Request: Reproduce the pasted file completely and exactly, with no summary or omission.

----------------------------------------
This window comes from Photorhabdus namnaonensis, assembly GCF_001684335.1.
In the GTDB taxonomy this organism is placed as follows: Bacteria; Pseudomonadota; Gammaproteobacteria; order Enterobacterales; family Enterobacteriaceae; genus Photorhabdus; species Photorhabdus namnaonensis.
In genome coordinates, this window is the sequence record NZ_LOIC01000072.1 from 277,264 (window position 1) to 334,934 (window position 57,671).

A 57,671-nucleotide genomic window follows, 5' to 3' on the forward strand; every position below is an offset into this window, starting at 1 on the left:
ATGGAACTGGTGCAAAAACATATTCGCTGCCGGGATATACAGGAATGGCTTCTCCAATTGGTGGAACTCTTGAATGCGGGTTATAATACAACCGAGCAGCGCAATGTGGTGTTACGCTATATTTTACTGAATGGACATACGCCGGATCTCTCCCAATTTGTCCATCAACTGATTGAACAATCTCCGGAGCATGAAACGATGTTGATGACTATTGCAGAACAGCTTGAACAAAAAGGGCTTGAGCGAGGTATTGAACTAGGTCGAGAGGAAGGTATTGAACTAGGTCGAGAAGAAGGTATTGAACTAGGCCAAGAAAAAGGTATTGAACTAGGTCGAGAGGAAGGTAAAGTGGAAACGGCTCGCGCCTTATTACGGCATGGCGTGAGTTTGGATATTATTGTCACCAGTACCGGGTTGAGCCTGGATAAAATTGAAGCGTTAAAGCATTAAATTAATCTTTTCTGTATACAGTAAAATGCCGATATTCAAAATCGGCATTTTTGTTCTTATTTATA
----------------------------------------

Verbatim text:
This window comes from Photorhabdus namnaonensis, assembly GCF_001684335.1.
In the GTDB taxonomy this organism is placed as follows: Bacteria; Pseudomonadota; Gammaproteobacteria; order Enterobacterales; family Enterobacteriaceae; genus Photorhabdus; species Photorhabdus namnaonensis.
In genome coordinates, this window is the sequence record NZ_LOIC01000072.1 from 277,264 (window position 1) to 334,934 (window position 57,671).

A 57,671-nucleotide genomic window follows, 5' to 3' on the forward strand; every position below is an offset into this window, starting at 1 on the left:
ATGGAACTGGTGCAAAAACATATTCGCTGCCGGGATATACAGGAATGGCTTCTCCAATTGGTGGAACTCTTGAATGCGGGTTATAATACAACCGAGCAGCGCAATGTGGTGTTACGCTATATTTTACTGAATGGACATACGCCGGATCTCTCCCAATTTGTCCATCAACTGATTGAACAATCTCCGGAGCATGAAACGATGTTGATGACTATTGCAGAACAGCTTGAACAAAAAGGGCTTGAGCGAGGTATTGAACTAGGTCGAGAGGAAGGTATTGAACTAGGTCGAGAAGAAGGTATTGAACTAGGCCAAGAAAAAGGTATTGAACTAGGTCGAGAGGAAGGTAAAGTGGAAACGGCTCGCGCCTTATTACGGCATGGCGTGAGTTTGGATATTATTGTCACCAGTACCGGGTTGAGCCTGGATAAAATTGAAGCGTTAAAGCATTAAATTAATCTTTTCTGTATACAGTAAAATGCCGATATTCAAAATCGGCATTTTTGTTCTTATTTATA